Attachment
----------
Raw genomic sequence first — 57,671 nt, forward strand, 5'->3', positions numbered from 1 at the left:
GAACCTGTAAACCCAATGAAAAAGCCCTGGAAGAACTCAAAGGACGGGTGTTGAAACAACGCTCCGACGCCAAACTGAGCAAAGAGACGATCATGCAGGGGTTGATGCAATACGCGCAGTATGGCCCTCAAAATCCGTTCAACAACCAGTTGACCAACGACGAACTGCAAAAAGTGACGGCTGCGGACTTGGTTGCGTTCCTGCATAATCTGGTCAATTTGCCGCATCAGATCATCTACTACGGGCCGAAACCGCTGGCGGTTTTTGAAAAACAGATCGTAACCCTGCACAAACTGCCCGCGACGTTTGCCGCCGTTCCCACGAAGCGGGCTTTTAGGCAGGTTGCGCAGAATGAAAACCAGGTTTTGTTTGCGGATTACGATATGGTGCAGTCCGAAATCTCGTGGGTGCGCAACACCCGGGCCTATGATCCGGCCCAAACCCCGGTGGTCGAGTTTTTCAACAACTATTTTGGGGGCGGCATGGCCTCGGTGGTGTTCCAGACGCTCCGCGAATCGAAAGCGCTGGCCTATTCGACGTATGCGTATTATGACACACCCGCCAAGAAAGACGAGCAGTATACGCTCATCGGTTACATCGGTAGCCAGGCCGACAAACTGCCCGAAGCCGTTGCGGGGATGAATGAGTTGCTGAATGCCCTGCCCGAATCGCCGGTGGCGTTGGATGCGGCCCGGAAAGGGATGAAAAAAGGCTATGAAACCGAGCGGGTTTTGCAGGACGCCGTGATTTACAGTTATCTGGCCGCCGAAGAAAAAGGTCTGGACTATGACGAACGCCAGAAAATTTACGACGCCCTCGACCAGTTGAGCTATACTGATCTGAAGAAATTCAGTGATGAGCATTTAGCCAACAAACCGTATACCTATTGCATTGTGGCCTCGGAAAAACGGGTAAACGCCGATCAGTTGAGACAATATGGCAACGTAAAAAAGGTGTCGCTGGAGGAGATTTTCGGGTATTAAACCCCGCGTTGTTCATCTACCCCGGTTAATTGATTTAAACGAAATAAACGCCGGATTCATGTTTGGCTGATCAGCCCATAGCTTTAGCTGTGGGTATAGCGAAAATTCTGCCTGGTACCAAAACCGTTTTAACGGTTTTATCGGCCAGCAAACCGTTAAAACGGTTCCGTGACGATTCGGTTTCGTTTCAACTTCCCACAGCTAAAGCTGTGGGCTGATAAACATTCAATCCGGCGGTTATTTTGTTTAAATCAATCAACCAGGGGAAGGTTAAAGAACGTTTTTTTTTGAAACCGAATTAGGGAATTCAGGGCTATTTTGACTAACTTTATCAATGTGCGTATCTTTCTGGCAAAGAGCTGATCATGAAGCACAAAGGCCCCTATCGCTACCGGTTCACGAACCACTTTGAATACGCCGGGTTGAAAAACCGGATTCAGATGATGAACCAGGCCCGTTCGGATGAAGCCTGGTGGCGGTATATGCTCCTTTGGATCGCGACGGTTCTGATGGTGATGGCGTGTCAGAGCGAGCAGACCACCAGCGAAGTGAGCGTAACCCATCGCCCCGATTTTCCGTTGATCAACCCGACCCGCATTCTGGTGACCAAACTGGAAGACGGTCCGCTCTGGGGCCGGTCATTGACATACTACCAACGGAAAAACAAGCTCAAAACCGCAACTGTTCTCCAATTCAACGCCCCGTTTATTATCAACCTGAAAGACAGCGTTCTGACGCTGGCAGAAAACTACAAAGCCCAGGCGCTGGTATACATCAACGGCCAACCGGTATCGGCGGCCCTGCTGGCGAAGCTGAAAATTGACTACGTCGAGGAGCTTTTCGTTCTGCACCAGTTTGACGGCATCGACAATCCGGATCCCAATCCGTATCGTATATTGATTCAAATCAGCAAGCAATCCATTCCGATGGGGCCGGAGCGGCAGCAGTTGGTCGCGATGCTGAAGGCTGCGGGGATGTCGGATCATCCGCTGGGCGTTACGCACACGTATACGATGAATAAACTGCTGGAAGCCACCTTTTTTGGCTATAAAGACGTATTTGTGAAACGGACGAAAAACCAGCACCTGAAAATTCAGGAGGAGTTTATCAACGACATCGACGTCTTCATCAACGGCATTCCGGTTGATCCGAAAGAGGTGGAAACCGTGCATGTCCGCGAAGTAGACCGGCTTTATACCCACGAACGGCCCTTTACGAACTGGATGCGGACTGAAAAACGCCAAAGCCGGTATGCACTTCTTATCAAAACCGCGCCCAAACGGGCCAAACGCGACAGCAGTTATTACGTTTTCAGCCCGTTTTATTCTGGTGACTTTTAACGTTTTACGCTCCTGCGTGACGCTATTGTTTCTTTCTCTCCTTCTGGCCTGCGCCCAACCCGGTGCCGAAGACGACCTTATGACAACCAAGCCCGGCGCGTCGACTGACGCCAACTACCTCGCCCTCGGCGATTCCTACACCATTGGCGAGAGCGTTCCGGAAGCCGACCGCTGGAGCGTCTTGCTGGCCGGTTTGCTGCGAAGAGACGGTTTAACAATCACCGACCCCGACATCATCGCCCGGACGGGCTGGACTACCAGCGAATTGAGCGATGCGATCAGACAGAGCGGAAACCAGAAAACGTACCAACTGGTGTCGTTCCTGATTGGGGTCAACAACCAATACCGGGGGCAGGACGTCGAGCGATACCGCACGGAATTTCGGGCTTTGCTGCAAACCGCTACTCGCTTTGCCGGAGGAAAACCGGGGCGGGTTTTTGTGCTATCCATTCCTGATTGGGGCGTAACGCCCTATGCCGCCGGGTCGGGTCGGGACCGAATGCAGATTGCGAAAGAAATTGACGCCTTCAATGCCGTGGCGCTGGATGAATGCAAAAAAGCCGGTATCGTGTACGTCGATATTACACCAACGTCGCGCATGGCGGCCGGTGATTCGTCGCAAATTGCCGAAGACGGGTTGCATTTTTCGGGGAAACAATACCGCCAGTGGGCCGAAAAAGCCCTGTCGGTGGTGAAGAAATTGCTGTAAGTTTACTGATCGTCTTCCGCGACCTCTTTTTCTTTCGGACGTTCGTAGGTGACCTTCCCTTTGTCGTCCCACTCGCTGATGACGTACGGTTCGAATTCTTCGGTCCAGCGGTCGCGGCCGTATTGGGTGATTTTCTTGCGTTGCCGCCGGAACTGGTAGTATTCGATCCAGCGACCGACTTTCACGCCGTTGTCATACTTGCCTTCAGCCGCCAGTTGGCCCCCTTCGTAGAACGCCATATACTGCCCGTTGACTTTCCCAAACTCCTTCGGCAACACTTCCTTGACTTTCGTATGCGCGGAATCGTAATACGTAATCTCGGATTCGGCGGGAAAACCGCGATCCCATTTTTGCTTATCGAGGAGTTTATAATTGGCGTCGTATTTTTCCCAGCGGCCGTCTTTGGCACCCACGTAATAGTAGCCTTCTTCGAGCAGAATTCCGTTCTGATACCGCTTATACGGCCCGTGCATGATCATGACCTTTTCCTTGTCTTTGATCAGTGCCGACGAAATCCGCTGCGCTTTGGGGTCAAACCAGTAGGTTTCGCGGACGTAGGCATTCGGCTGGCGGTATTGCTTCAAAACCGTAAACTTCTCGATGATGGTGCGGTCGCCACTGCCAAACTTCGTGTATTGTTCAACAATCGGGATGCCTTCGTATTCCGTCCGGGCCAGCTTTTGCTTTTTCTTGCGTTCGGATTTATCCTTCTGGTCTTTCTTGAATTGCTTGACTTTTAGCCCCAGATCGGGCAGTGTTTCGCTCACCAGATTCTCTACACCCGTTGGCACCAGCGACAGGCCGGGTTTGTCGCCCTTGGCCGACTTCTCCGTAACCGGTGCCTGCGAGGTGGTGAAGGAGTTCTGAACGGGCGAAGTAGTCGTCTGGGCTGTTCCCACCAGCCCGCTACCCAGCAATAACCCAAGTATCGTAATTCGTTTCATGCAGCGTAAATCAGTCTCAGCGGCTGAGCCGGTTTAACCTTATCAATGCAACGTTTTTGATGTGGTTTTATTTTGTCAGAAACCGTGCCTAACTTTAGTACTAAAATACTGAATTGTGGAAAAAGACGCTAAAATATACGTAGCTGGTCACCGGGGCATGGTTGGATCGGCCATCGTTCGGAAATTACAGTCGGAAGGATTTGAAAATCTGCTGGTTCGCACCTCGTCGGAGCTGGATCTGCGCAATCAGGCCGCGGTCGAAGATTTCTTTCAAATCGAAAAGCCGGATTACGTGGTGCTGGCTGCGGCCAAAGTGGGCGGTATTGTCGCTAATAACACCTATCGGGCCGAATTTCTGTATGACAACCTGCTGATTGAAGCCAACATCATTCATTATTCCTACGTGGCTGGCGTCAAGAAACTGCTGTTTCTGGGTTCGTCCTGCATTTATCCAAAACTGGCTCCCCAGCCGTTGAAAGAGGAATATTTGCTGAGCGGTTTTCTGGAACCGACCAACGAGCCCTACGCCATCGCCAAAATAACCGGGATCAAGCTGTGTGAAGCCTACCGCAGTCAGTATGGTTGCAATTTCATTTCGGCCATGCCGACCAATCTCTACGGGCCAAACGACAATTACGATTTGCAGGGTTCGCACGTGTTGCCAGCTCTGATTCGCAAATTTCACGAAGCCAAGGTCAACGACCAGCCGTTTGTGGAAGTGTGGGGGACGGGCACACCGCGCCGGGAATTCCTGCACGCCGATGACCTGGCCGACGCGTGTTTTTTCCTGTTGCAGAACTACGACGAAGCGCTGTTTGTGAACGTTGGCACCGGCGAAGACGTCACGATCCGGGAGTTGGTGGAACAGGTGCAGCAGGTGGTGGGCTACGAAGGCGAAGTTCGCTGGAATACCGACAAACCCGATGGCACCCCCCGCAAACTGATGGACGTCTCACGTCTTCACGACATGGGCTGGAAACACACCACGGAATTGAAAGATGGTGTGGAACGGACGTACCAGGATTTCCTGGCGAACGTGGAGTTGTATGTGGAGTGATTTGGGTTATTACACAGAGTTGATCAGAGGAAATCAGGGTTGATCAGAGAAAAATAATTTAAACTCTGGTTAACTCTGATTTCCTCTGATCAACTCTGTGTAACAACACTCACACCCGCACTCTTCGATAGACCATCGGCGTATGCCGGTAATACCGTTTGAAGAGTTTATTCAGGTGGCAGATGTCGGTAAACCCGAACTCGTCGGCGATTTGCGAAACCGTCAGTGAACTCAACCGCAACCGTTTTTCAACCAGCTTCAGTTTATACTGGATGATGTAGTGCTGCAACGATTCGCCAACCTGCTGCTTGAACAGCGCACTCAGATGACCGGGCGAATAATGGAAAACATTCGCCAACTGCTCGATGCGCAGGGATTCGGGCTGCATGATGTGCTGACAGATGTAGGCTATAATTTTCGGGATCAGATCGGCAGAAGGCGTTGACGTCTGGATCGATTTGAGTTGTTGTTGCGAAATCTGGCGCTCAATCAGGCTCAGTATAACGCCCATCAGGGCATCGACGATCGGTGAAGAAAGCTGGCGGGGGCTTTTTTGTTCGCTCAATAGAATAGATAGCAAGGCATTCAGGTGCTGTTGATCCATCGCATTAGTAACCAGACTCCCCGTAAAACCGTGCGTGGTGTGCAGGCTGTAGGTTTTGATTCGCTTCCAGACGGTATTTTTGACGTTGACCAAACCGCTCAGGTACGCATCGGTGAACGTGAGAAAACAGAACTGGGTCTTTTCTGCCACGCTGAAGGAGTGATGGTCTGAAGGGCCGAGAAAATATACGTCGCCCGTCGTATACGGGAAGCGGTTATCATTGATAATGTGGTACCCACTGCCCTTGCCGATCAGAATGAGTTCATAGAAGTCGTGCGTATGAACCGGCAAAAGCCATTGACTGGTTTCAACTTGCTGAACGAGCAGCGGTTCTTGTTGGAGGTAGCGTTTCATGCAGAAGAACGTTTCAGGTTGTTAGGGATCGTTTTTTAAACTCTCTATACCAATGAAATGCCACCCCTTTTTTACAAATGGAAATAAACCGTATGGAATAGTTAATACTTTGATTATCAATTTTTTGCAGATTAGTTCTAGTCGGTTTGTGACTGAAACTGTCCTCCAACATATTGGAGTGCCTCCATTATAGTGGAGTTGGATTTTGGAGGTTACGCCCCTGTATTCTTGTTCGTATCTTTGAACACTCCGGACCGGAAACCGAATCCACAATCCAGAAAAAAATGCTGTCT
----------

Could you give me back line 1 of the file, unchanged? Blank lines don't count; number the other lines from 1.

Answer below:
Raw genomic sequence first — 57,671 nt, forward strand, 5'->3', positions numbered from 1 at the left: